“Like universities, museums promise to fill the gaps left by the ebbing of faith; they too stand to give us meaning without superstition. Just as secular books hold out a hope that they can replace the Gospels, so museums may be able to take over the aesthetic responsibilities of churches.” (209)

    “The secular are at this moment in history a great deal more optimistic than the religious-something of an irony, given the frequency with which the latter have been derided by the former for their apparent naivety and credulousness. It is the secular whose longing for perfection has grown so intense as to lead them to imagine that paradise might be realized on this earth after just a few more years of financial growth and medical research. With no evident awareness of the contradiction they may, in the same breath, gruffly dismiss a belief in angels while sincerely trusting that the combined powers of the IMF, the medical research establishment, Silicon Valley and democratic politics could together cure the ills of mankind.” (183-5)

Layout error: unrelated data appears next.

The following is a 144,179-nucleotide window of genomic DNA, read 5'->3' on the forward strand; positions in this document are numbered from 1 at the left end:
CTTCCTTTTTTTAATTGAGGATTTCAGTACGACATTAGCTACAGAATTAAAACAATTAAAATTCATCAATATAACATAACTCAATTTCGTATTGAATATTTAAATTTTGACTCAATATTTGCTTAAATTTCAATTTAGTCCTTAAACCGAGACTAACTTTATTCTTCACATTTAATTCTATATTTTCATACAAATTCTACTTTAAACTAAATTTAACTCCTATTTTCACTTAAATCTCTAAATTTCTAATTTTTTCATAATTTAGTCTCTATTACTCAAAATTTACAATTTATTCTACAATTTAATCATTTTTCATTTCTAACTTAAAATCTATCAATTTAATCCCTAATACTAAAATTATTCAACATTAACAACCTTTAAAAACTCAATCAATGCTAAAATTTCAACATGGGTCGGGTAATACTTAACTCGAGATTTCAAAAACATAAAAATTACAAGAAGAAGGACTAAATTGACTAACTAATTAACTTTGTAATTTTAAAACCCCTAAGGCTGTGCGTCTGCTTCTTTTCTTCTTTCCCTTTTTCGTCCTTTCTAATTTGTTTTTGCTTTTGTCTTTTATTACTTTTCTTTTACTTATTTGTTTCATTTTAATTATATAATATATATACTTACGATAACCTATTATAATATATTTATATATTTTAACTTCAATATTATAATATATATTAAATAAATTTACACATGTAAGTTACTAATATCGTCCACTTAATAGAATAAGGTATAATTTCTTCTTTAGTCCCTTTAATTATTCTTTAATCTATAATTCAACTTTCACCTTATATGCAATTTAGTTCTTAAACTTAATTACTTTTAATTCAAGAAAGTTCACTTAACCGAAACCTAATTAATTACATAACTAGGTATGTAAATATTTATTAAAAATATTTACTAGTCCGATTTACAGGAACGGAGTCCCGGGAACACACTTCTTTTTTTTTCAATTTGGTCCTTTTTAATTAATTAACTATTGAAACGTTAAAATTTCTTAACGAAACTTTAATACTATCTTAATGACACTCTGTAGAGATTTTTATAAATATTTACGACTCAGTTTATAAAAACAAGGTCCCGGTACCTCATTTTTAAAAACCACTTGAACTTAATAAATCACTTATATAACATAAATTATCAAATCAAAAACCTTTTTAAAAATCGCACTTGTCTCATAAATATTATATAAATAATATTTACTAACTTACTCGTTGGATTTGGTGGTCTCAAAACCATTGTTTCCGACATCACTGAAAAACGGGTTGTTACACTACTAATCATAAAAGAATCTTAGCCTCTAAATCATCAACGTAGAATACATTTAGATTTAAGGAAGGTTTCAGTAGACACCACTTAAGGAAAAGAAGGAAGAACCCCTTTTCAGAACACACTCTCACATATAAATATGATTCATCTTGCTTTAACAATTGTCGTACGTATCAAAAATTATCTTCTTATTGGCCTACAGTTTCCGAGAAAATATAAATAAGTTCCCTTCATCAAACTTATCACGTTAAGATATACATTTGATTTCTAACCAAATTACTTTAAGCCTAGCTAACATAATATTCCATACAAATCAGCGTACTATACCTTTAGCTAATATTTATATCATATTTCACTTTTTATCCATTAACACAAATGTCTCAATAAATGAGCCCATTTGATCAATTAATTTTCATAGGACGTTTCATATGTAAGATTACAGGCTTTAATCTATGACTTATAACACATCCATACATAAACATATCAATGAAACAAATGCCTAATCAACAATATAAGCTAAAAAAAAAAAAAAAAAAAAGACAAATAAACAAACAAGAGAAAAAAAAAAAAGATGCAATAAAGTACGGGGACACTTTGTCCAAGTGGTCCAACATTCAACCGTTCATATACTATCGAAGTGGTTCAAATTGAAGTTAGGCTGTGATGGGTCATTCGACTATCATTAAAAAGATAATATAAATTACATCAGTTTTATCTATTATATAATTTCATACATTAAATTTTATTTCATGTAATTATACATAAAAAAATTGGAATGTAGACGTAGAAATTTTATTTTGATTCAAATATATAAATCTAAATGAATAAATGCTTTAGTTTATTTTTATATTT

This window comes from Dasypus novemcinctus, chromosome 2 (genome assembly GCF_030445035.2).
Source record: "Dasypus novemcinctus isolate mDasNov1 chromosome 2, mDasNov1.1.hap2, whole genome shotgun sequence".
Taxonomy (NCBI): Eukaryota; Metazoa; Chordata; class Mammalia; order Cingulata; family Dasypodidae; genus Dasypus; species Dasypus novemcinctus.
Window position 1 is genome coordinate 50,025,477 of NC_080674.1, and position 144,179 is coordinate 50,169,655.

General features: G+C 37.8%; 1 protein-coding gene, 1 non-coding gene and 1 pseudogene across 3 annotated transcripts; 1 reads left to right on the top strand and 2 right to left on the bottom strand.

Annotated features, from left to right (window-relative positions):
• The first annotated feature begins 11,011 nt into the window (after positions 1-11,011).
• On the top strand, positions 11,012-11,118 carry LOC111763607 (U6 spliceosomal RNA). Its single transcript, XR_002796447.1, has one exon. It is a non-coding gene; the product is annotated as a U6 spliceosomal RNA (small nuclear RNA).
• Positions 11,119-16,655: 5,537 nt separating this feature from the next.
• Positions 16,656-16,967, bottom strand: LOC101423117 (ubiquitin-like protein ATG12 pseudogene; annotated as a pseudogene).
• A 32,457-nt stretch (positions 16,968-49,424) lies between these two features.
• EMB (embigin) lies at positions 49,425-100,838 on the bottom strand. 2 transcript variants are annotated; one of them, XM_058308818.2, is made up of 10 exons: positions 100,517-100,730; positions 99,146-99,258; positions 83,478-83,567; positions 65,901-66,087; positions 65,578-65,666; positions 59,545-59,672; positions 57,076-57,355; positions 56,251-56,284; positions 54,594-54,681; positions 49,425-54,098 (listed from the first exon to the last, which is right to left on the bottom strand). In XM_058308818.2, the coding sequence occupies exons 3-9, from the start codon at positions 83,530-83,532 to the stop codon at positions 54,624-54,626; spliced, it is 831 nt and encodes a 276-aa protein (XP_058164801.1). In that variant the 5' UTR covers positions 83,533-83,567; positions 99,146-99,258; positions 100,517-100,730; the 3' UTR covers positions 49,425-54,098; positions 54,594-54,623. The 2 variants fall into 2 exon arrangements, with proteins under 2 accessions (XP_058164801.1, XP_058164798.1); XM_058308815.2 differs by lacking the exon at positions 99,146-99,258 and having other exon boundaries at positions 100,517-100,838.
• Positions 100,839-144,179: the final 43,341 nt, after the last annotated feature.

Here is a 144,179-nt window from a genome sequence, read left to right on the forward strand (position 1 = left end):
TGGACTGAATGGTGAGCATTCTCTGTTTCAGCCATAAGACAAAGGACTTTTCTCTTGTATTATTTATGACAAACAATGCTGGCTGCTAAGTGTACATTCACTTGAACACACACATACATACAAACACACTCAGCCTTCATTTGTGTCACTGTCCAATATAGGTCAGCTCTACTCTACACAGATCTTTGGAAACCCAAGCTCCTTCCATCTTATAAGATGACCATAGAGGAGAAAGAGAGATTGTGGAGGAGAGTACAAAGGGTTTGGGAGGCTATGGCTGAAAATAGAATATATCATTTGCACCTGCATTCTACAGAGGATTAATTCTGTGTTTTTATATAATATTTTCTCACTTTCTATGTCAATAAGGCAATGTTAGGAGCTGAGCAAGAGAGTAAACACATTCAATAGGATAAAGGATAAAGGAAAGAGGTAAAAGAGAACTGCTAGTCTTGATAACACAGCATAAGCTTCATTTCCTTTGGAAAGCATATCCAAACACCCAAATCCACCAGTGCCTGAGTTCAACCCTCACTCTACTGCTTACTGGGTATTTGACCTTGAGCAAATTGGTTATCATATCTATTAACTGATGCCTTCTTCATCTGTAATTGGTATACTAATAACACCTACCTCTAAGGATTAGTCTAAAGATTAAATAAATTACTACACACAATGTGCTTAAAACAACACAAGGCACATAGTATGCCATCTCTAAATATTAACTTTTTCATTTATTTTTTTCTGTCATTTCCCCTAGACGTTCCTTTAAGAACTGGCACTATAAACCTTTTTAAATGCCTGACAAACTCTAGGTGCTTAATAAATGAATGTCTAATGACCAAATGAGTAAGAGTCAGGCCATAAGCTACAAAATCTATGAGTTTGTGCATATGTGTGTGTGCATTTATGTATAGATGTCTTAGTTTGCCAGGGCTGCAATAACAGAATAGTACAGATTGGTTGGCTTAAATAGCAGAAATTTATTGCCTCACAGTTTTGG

“Whatever rhetoric may be rehearsed in its prospectuses, the modern university appears to have precious little interest in teaching its students any emotional or ethical life skills, much less how to love their neighbors and leave the world happier than they found it.” (105)

  2. sometimes, relationships get ill:

    “It is one of the unexpected disasters of the modern age that our new unparalleled access to information has come at the price of our capacity to concentrate on anything much.” (264)

    “It is hope-with regard to our careers, our love lives, our children, our politicians and our planet-that is primarily to blame for angering and embittering us. The incompatibility between the grandeur of our aspirations and the mean reality of our condition generates the violent disappointments which rack our days and etch themselves in lines of acrimony across our faces.” (181)